See Senate Floor Analysis of SB 588.
 The study found that only 17% of workers who prevailed in their wage claims before the Labor Commissioner and won a judgment were actually able to collect any payments.
 According to its website, “KIWA’s mission is to empower Koreatown’s low-wage immigrant workers for dignity and respect in the workplace and community, and to work together with other communities to realize a vision of a just Los Angeles. One of the nation’s most established workers centers, KIWA is one of the few community groups that organizes both Korean and Latino workers. Our vision is to bring together workers, community members, and students in a broad, multi-ethnic coalition.”
 According to its website, “Over 700,000 Californians make up SEIU in California; we work throughout the state, in all 58 counties, and we represent California in all of its diversity. We are social workers, nurses, classroom aides, state workers, security officers, college professors, home care workers, janitors, and more.”
 According to its website, “The Wage Justice Center fights for economic justice in California’s working communities. We provide legal representation to low-income workers facing wage theft. We educate workers, advocates, and other legal service providers about effective strategies to collect unpaid wages. We specialize in piercing corporate shell games to hold businesses accountable when they steal workers' wages. We use this expertise to empower workers to exercise their rights and improve their working conditions.”
 See Senate Floor Analysis of SB 588.
 See Assembly Appropriations Committee’s analysis of SB 588.
 The Assembly Appropriations Committee found “for example, the ability to utilize the levy process as a supplemental option beyond placing liens. The bill also expands duties related to surety bonds and the stop order process. Additionally, the bill could also result in unknown but potentially significant court costs associated with additional proceedings regarding wage claims.”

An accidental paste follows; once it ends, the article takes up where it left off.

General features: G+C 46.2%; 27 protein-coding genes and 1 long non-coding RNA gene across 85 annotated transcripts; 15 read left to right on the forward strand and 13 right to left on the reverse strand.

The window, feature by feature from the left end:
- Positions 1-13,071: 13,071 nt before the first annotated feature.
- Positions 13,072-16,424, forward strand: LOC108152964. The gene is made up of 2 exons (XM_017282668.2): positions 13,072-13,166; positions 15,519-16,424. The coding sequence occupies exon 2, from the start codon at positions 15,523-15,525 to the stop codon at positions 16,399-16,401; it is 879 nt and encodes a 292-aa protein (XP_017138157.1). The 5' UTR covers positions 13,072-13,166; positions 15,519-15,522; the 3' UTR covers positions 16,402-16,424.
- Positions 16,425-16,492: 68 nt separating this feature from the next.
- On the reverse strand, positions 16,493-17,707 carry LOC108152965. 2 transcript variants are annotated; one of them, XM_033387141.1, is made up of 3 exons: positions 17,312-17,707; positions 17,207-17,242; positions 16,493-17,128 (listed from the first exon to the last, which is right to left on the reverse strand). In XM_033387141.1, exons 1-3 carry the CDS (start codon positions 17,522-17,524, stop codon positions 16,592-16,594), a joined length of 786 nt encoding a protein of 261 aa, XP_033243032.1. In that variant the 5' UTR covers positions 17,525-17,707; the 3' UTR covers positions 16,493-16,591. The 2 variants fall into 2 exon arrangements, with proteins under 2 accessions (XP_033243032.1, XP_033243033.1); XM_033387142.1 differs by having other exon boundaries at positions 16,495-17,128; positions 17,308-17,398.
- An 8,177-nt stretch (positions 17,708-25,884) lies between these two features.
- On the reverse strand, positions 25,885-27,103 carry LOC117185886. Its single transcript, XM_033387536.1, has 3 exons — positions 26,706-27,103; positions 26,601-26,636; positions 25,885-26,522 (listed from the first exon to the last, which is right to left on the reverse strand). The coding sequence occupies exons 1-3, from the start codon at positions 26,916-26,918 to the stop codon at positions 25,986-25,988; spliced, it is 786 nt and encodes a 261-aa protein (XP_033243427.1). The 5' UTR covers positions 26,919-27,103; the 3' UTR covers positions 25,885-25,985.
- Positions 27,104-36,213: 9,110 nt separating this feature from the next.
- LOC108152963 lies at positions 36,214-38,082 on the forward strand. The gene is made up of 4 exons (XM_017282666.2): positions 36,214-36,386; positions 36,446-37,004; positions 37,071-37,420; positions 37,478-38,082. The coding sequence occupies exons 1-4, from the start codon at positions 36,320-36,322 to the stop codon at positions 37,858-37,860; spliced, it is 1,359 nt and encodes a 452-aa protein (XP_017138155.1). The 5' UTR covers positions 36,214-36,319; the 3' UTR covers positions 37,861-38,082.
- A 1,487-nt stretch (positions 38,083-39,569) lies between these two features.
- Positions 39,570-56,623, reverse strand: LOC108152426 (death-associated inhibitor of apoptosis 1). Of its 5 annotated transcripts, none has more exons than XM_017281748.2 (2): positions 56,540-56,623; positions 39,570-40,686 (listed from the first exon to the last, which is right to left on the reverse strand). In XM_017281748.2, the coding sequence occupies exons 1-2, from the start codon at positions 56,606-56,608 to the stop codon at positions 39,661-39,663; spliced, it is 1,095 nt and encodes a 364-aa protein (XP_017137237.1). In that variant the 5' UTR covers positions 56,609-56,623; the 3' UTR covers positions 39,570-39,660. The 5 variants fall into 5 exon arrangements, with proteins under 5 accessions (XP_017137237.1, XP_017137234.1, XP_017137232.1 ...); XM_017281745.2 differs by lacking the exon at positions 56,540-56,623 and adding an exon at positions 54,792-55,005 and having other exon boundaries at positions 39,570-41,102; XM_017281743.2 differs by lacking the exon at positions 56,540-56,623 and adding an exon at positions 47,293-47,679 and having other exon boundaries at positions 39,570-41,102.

See Senate Floor Analysis of SB 588.
 AB 2416 (Stone) of 2014 would have allowed an employee to request that the Labor Commissioner file a pre-judgment lien on an employer's real, personal property, or on the real property where a contracted employee conducted work, in order to assist the employee in collecting unpaid wages. AB 2416 failed passage on the Senate Floor. AB 1164 (Lowenthal) from 2013 was similar to AB 2416 (Stone). This bill was moved to the inactive file on the Assembly Floor and was not taken up for a vote. AB 2517 (Eng) of 2012, as introduced, was also similar to AB 2416 (Stone). The bill was subsequently amended to provide for wage liens only in the car wash and polishing industry. AB 2517 failed passage on the Assembly Floor.
 Senate Floor Analysis of SB 588.
 CCP Section 690.050(b).
 The Industrial Welfare Commission was established to regulate wages, hours and working conditions in California. IWC wage orders must be posted by all employers in an area frequented by employees, where they may be easily read during the workday. The IWC is currently not in operation. However, the Division of Labor Standards Enforcement (DLSE) continues to enforce the provisions of the wage orders.